“Frontier as an organisation supports unlisted assets, including longer redemption periods which are fit for long-term capital and which prevent a run on managers, as occurred in certain asset classes during the GFC,” the spokesperson added.
In a survey undertaken during the panel session, only 8 per cent of participants had no investment in unlisted assets, and 45 per cent – the largest number of respondents – had between 21 per cent and 30 per cent of their assets in unlisted categories. A second survey found 70 per cent of respondents expected this to remain the same in the next 12 months.
Tensions around valuation and liquidity of unlisted assets have existed as long as the asset class, said Seamus Collins, CIO at Mine Super, but the rising scale of allocations to unlisted assets–and the success of the asset class–has exacerbated the issue.
With commentary in Australian media that the Australian Prudential Regulation Authority (APRA) wants to raise the governance standards for unlisted assets, Collins pointed to difficulties for asset owners that do not directly own assets but rather invest in pooled funds and rely on intermediaries, causing limitations on their ability to direct change.
Regulatory changes may soon make trustees accountable for appropriate valuations, Collins said, “and that means we need to reach through the responsible entity to understand their valuation methodologies, their procedures, their frequency, and we need to be satisfied with that.”
Discussions have further to go
But discussions around how to govern pooled investment vehicles have further to go, he said.
Mallik said the increasing prevalence of co-investments and joint ventures is increasing the ability of asset owners to influence fund manager partners. Fund managers are also improving their governance frameworks with independent advisory boards and valuation committees.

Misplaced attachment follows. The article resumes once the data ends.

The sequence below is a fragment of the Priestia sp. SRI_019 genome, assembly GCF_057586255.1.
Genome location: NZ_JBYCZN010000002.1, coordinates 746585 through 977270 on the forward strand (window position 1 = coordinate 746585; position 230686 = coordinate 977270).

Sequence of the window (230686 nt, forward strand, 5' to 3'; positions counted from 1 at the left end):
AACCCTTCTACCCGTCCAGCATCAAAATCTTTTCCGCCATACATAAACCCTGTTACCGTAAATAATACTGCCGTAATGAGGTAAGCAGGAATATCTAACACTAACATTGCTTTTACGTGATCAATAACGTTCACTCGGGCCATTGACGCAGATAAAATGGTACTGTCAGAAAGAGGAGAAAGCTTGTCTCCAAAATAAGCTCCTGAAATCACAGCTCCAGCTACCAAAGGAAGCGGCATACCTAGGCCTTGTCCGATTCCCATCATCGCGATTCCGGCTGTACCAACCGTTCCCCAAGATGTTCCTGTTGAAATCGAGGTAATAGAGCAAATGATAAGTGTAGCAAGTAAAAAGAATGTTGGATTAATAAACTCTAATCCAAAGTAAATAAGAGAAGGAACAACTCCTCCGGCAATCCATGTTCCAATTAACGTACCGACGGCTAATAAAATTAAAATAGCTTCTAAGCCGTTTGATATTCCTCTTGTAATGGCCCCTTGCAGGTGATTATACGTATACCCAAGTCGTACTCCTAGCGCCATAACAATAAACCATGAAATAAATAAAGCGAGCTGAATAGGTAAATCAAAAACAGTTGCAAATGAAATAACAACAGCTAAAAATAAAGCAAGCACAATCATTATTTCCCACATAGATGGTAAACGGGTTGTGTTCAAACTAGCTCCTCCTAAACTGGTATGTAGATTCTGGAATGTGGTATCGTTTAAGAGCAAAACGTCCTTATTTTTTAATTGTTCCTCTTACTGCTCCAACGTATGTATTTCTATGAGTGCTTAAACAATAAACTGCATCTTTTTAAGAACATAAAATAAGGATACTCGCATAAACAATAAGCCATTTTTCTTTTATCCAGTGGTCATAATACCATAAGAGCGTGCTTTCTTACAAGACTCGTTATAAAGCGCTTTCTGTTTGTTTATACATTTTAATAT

But there is still sometimes resistance at the board level, she said.
“They will have that sort of footnote at the bottom saying: ‘If you think markets have moved plus-or-minus 5% then you need to conduct an out-of-cycle revaluation.’ But that’s in the hands of the fund managers themselves. So they’re the ones that are sitting there saying: ‘Well, it hasn’t moved 5% or, you know, we don’t think that fundamentals have changed.’”
Ross Barry, CIO at Spirit Super, said it is critical for funds to get unlisted valuations right so that incoming members are not overcharged. But the concept of “true value” of an asset is challenging, as it is a function of future earnings when the future is uncertain.
“There is this challenge around trying to get as close as you can–making your best estimate to what the true value of something is worth with all the tools that are available to you–in a way that satisfies the regulator that you’ve applied sufficient rigour and insight into doing that.”
*This article was updated on 5 July 2023 to include additional statements supplied by Frontier Advisors as an addendum to Mallik’s comments, and edited to clarify comments around valuation practices.